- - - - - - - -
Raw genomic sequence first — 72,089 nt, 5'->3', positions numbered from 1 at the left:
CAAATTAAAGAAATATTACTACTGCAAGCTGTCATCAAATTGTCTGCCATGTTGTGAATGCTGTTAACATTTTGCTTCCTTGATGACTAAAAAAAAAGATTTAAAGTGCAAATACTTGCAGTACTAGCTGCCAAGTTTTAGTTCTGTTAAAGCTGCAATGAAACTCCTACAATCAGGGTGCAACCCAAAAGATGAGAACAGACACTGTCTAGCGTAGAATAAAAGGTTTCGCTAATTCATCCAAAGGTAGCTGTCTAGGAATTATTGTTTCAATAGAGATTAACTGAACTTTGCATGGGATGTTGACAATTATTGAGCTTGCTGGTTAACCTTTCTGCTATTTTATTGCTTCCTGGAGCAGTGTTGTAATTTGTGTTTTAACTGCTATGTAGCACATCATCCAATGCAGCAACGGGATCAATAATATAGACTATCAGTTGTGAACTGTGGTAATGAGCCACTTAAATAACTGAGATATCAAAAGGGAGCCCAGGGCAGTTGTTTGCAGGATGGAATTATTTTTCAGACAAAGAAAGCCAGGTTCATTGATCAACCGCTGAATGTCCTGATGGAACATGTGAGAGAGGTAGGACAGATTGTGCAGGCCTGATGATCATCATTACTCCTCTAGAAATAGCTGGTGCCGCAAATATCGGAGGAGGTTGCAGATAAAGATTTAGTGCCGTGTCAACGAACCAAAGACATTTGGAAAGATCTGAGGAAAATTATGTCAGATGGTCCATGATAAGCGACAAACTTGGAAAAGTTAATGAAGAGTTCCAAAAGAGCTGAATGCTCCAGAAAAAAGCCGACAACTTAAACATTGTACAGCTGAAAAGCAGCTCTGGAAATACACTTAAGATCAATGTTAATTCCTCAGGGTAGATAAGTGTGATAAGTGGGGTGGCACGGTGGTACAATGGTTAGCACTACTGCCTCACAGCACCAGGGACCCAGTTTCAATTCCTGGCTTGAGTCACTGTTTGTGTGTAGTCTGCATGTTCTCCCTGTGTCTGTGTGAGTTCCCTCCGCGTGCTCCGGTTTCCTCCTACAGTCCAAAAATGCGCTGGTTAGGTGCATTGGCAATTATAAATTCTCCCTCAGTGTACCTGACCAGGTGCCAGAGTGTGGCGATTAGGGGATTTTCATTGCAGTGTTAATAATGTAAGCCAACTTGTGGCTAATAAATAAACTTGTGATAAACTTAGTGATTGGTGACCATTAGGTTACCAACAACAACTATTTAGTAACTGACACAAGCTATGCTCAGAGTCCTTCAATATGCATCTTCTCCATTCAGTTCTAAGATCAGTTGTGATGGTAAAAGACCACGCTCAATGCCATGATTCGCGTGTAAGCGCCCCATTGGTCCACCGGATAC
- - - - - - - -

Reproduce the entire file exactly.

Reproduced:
Raw genomic sequence first — 72,089 nt, 5'->3', positions numbered from 1 at the left:
CAAATTAAAGAAATATTACTACTGCAAGCTGTCATCAAATTGTCTGCCATGTTGTGAATGCTGTTAACATTTTGCTTCCTTGATGACTAAAAAAAAAGATTTAAAGTGCAAATACTTGCAGTACTAGCTGCCAAGTTTTAGTTCTGTTAAAGCTGCAATGAAACTCCTACAATCAGGGTGCAACCCAAAAGATGAGAACAGACACTGTCTAGCGTAGAATAAAAGGTTTCGCTAATTCATCCAAAGGTAGCTGTCTAGGAATTATTGTTTCAATAGAGATTAACTGAACTTTGCATGGGATGTTGACAATTATTGAGCTTGCTGGTTAACCTTTCTGCTATTTTATTGCTTCCTGGAGCAGTGTTGTAATTTGTGTTTTAACTGCTATGTAGCACATCATCCAATGCAGCAACGGGATCAATAATATAGACTATCAGTTGTGAACTGTGGTAATGAGCCACTTAAATAACTGAGATATCAAAAGGGAGCCCAGGGCAGTTGTTTGCAGGATGGAATTATTTTTCAGACAAAGAAAGCCAGGTTCATTGATCAACCGCTGAATGTCCTGATGGAACATGTGAGAGAGGTAGGACAGATTGTGCAGGCCTGATGATCATCATTACTCCTCTAGAAATAGCTGGTGCCGCAAATATCGGAGGAGGTTGCAGATAAAGATTTAGTGCCGTGTCAACGAACCAAAGACATTTGGAAAGATCTGAGGAAAATTATGTCAGATGGTCCATGATAAGCGACAAACTTGGAAAAGTTAATGAAGAGTTCCAAAAGAGCTGAATGCTCCAGAAAAAAGCCGACAACTTAAACATTGTACAGCTGAAAAGCAGCTCTGGAAATACACTTAAGATCAATGTTAATTCCTCAGGGTAGATAAGTGTGATAAGTGGGGTGGCACGGTGGTACAATGGTTAGCACTACTGCCTCACAGCACCAGGGACCCAGTTTCAATTCCTGGCTTGAGTCACTGTTTGTGTGTAGTCTGCATGTTCTCCCTGTGTCTGTGTGAGTTCCCTCCGCGTGCTCCGGTTTCCTCCTACAGTCCAAAAATGCGCTGGTTAGGTGCATTGGCAATTATAAATTCTCCCTCAGTGTACCTGACCAGGTGCCAGAGTGTGGCGATTAGGGGATTTTCATTGCAGTGTTAATAATGTAAGCCAACTTGTGGCTAATAAATAAACTTGTGATAAACTTAGTGATTGGTGACCATTAGGTTACCAACAACAACTATTTAGTAACTGACACAAGCTATGCTCAGAGTCCTTCAATATGCATCTTCTCCATTCAGTTCTAAGATCAGTTGTGATGGTAAAAGACCACGCTCAATGCCATGATTCGCGTGTAAGCGCCCCATTGGTCCACCGGATAC